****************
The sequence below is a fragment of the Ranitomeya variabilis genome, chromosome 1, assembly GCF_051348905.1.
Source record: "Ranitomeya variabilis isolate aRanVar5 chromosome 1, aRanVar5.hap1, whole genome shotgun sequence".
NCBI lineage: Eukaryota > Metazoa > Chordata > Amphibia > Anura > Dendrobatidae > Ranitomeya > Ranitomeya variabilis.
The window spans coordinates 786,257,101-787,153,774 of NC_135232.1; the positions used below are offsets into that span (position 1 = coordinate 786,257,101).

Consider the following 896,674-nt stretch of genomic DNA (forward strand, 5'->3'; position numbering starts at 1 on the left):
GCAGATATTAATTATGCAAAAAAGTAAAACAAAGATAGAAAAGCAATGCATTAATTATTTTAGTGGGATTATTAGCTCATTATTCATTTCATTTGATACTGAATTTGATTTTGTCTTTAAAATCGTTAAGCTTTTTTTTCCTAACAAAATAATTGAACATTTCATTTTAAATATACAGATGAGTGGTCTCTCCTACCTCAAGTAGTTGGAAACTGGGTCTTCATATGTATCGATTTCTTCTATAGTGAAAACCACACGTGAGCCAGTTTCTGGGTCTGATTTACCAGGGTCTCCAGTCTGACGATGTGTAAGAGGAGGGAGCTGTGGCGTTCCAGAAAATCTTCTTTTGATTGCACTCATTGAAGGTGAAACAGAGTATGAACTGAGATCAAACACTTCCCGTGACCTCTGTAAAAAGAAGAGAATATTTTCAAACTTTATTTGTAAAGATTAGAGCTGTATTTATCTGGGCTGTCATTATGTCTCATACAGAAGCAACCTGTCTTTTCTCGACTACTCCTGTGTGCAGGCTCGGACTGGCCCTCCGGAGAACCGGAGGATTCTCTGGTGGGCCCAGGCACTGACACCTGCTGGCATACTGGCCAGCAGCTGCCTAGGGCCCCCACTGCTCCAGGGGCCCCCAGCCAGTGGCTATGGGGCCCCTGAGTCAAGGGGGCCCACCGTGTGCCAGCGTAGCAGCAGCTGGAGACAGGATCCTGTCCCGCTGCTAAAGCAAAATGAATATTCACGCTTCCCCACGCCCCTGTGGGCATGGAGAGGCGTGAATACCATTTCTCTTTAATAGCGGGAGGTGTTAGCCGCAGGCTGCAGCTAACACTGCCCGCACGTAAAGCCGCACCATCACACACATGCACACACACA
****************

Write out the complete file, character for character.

The sequence below is a fragment of the Ranitomeya variabilis genome, chromosome 1, assembly GCF_051348905.1.
Source record: "Ranitomeya variabilis isolate aRanVar5 chromosome 1, aRanVar5.hap1, whole genome shotgun sequence".
NCBI lineage: Eukaryota > Metazoa > Chordata > Amphibia > Anura > Dendrobatidae > Ranitomeya > Ranitomeya variabilis.
The window spans coordinates 786,257,101-787,153,774 of NC_135232.1; the positions used below are offsets into that span (position 1 = coordinate 786,257,101).

Consider the following 896,674-nt stretch of genomic DNA (forward strand, 5'->3'; position numbering starts at 1 on the left):
GCAGATATTAATTATGCAAAAAAGTAAAACAAAGATAGAAAAGCAATGCATTAATTATTTTAGTGGGATTATTAGCTCATTATTCATTTCATTTGATACTGAATTTGATTTTGTCTTTAAAATCGTTAAGCTTTTTTTTCCTAACAAAATAATTGAACATTTCATTTTAAATATACAGATGAGTGGTCTCTCCTACCTCAAGTAGTTGGAAACTGGGTCTTCATATGTATCGATTTCTTCTATAGTGAAAACCACACGTGAGCCAGTTTCTGGGTCTGATTTACCAGGGTCTCCAGTCTGACGATGTGTAAGAGGAGGGAGCTGTGGCGTTCCAGAAAATCTTCTTTTGATTGCACTCATTGAAGGTGAAACAGAGTATGAACTGAGATCAAACACTTCCCGTGACCTCTGTAAAAAGAAGAGAATATTTTCAAACTTTATTTGTAAAGATTAGAGCTGTATTTATCTGGGCTGTCATTATGTCTCATACAGAAGCAACCTGTCTTTTCTCGACTACTCCTGTGTGCAGGCTCGGACTGGCCCTCCGGAGAACCGGAGGATTCTCTGGTGGGCCCAGGCACTGACACCTGCTGGCATACTGGCCAGCAGCTGCCTAGGGCCCCCACTGCTCCAGGGGCCCCCAGCCAGTGGCTATGGGGCCCCTGAGTCAAGGGGGCCCACCGTGTGCCAGCGTAGCAGCAGCTGGAGACAGGATCCTGTCCCGCTGCTAAAGCAAAATGAATATTCACGCTTCCCCACGCCCCTGTGGGCATGGAGAGGCGTGAATACCATTTCTCTTTAATAGCGGGAGGTGTTAGCCGCAGGCTGCAGCTAACACTGCCCGCACGTAAAGCCGCACCATCACACACATGCACACACACA